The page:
While the famous Heisman Trophy might more closely resemble the runner above -- it was designed in that era -- the man himself is seen below. A young John Heisman spent part of his upbringing in Titusville and played for Titusville High School's very first football team back in 1884, the first step in an illustrious career that saw him become one of the most important figures the game has ever seen.
As a coach for a number of institutions, he innovated the modern snap, defensive formations, and blocking strategies, among other things, and led the teams he coached to great success, as stated in one of the several features found in the Meadville Tribune's new book, Crawford County: Sports History Highlights:
By the time Heisman was hired by Georgia Tech in 1904, his legend had grown considerably. He was reportedly the first paid coach in the country’s history, earning a salary of $2,250 and 30 percent of the gate at games.
It was at Georgia Tech where Heisman had the most success on the gridiron, compiling a record of 102-29-7.
Among those wins was a legendary thumping of Tennessee’s Cumberland College, 222-0. That score still stands as the most lopsided game in college football history.
At the time of Heisman's introduction, football was a new sport that would be largely unrecognizable by modern standards. Those early years on the gridiron featured a savage game that at once appalled and captivated spectators, and was nearly banned for being too dangerous.
About a century after the Allegheny College team above first strode onto the field and Heisman began his coaching career at Oberlin University, a new Allegheny College squad made a name for itself. Led by first-year head coach Ken O'Keefe, Allegheny tied in its first game of the 1990 season before rattling off thirteen straight wins to clinch the NCAA Division III National Championship.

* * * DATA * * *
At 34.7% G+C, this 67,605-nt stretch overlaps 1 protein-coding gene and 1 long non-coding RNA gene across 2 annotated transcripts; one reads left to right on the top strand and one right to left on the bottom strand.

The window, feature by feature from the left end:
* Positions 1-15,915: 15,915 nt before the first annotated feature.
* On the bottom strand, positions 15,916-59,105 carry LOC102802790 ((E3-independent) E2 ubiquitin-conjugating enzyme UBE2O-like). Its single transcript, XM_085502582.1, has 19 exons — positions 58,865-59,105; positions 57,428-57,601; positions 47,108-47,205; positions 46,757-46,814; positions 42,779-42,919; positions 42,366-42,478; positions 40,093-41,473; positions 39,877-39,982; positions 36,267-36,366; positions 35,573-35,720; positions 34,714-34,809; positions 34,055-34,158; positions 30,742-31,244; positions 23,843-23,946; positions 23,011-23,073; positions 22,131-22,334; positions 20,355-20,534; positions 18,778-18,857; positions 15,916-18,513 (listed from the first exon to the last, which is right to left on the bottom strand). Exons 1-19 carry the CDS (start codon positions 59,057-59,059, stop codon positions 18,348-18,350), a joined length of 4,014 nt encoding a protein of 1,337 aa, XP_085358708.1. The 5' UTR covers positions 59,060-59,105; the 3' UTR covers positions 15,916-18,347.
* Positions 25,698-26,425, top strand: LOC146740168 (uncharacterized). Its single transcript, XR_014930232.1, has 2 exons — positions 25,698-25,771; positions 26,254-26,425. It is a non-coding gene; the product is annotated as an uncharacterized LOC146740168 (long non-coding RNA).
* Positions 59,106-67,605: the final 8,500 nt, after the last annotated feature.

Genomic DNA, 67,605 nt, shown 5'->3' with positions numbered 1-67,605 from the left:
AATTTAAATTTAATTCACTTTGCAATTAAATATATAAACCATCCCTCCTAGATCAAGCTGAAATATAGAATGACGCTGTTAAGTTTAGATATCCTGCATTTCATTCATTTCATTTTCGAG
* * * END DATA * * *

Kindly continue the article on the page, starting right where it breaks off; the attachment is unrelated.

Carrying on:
Today, Crawford County continues to define the game. On September 11, 2015, the MASH football team and running back Journey Brown made national headlines in a 107-90 win over DuBois High School. MASH set a national record with 1,004 rushing yards, and Brown crushed state single-game records with 722 rushing yards and 10 touchdowns.
"That's pretty cool," Brown said of the record-setting performance in a Meadville Tribune article. "But that's because of the big uglies up front. First off, I love my line, point-blank, period. Without that line, without the other backs, there's no way I'm able to do what I did."
Hundreds of classic sports photos and stories, including those above, can be found in the Meadville Tribune's stunning new book, Crawford County: Sports History Highlights. This book is truly a must have for any Crawford County sports fan.
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